rack and pinion steering gear with a shift movement is used not only on small and medium-sized passenger cars, but also on heavier and faster vehicles, such as the Audi A8 and Mercedes E and S Class, plus almost all new light van designs with independent front wheel suspension. The advantages over manual recirculating ball steering systems are :
- simple construction;
- economical and uncomplicated to manufacture;
- easy to operate due to good degree of efficiency;
- contact between steering rack and pinion is free of play and even internal damping is maintained
- tie rods can be joined directly to the steering rack;
- minimal steering elasticity compliance;
- compact (the reason why this type of steering is fitted in all European and Japanese front-wheel-drive vehicles);
- the idler arm (including bearing) and the intermediate rod are no longer needed;
- easy to limit steering rack travel and therefore the steering angle.
The main disadvantages are:
- greater sensitivity to impacts;
- greater stress in the case of tie rod angular forces;
- disturbance of the steering wheel is easier to feel (particularly in front-wheel drivers);
- tie rod length sometimes too short where it is connected at the ends of the rack (side take-off design;
- size of the steering angle dependent on steering rack travel;
- this sometimes requires short steering arms 3 resulting in higher forces in the entire steering system;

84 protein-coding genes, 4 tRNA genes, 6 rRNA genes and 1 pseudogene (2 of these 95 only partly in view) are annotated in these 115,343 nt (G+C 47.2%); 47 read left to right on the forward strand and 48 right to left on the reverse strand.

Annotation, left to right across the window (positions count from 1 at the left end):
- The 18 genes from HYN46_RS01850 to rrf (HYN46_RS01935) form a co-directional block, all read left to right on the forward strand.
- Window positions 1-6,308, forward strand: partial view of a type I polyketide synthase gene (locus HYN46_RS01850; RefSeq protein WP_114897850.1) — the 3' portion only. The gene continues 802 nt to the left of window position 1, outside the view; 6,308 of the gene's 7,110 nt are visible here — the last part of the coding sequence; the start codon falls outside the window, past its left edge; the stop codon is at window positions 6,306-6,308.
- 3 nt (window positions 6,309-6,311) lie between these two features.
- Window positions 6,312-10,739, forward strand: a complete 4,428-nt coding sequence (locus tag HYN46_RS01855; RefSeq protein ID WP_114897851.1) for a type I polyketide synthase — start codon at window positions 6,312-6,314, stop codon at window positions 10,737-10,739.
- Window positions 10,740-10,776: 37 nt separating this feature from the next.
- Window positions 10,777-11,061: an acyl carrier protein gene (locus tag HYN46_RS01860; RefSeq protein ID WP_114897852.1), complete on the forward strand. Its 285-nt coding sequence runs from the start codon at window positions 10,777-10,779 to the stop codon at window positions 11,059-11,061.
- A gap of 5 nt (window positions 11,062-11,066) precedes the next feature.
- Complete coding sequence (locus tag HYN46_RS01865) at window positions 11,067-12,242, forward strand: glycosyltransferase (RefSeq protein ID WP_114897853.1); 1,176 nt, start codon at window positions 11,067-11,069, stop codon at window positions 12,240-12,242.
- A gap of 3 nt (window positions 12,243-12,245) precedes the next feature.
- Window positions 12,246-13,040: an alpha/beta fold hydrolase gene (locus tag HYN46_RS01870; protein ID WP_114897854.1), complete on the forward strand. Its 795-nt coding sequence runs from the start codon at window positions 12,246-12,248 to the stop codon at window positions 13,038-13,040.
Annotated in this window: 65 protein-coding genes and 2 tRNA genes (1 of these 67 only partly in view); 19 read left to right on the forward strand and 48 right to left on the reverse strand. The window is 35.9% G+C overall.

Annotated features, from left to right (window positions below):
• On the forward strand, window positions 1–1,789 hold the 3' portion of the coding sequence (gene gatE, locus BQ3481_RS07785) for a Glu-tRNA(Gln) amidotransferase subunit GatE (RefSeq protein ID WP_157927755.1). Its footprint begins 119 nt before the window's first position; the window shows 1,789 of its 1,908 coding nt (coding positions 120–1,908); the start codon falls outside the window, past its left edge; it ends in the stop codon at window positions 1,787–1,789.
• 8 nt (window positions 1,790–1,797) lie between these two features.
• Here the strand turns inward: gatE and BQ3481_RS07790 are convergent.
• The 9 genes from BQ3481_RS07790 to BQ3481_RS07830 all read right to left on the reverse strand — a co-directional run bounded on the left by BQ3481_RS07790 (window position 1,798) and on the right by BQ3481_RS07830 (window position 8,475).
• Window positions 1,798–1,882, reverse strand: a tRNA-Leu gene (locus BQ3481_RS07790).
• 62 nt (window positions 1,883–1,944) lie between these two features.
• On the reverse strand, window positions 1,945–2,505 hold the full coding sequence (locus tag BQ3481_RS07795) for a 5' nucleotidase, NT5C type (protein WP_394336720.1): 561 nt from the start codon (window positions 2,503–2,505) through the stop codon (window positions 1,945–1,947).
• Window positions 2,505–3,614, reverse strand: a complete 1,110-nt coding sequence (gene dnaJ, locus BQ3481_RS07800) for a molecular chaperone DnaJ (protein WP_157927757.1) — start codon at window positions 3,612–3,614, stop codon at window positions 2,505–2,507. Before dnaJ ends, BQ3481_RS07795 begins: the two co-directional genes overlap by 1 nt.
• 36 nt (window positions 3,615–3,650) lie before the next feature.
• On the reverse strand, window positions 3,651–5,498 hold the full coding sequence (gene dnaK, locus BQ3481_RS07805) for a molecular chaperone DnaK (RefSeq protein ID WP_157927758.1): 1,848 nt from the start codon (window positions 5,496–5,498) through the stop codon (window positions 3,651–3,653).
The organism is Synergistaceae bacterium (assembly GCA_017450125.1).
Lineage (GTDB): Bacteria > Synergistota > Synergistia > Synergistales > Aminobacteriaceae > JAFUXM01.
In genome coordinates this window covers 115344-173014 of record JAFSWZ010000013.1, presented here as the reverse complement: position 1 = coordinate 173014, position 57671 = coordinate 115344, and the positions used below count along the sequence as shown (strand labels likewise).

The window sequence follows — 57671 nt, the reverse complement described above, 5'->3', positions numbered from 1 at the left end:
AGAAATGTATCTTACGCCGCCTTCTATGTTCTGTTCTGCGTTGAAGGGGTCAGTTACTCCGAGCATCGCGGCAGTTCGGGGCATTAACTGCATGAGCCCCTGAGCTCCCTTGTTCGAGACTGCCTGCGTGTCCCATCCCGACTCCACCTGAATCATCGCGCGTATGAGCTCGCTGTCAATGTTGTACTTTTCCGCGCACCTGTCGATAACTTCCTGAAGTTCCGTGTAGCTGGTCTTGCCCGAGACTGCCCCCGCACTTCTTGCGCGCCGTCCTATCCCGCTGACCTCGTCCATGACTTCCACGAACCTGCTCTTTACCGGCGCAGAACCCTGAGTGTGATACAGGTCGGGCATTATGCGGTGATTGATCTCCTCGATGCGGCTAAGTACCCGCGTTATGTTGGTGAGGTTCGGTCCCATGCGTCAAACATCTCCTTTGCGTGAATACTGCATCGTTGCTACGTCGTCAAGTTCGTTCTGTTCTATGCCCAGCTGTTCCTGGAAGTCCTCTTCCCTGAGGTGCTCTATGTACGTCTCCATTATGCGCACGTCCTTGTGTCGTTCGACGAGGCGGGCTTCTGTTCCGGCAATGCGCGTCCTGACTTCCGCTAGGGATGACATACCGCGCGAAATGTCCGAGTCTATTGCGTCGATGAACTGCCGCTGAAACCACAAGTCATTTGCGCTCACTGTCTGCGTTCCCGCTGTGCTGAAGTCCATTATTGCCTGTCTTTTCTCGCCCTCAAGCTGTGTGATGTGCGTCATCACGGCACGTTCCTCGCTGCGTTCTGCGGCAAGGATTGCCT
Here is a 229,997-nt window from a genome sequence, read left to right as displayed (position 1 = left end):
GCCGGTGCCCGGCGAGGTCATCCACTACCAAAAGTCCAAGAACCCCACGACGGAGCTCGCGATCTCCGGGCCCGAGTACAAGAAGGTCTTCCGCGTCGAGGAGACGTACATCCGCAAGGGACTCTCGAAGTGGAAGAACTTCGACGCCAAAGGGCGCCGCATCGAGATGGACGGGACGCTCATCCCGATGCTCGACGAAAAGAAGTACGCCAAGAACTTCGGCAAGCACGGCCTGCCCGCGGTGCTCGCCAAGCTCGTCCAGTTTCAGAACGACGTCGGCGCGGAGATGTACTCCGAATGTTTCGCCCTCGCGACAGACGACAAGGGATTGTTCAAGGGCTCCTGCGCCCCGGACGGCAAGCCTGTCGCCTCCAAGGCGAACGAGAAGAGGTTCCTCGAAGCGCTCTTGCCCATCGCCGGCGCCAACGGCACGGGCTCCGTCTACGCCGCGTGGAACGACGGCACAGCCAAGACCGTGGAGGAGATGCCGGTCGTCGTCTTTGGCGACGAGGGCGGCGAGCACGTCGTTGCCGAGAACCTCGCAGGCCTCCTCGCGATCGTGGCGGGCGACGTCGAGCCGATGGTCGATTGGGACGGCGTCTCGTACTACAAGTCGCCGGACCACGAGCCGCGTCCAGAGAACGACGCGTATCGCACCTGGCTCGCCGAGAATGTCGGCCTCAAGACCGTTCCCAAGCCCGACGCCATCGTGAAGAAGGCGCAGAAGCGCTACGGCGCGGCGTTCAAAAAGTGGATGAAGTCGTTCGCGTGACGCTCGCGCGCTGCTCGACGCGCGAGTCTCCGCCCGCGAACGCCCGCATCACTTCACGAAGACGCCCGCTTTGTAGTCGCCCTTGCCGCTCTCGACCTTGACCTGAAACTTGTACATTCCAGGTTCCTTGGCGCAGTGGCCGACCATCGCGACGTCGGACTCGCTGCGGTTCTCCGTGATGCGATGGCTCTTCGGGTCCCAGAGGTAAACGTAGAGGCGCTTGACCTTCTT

- decrease in steering ratio over the steer angle associated with heavy steering during parking if the vehicle does not have power-assisted steering;
- cannot be used on rigid axles.
There are four different configurations of this type of steering gear :
- Type 1 Pinion gear located outside the vehicle centre (on the left on left-hand drive and on the right on right-hand drive) and tie rod joints screwed into the sides of the steering rack (side take-off).
- Type 2 Pinion gear in vehicle centre and tie rods taken off at the sides.
- Type 3 Pinion gear to the side and centre take-off, i.e. the tie rods are fixed in the vehicle centre to the steering rack.
- Type 4 ‘Short steering’ with off-centre pinion gear and both tie rods fixed to one side of the steering rack.
- Types 1 and 3 are the solutions generally used, whereas Type 2 was found in some Porsche vehicles, and Type 4 used to be preferred by Audi and VW.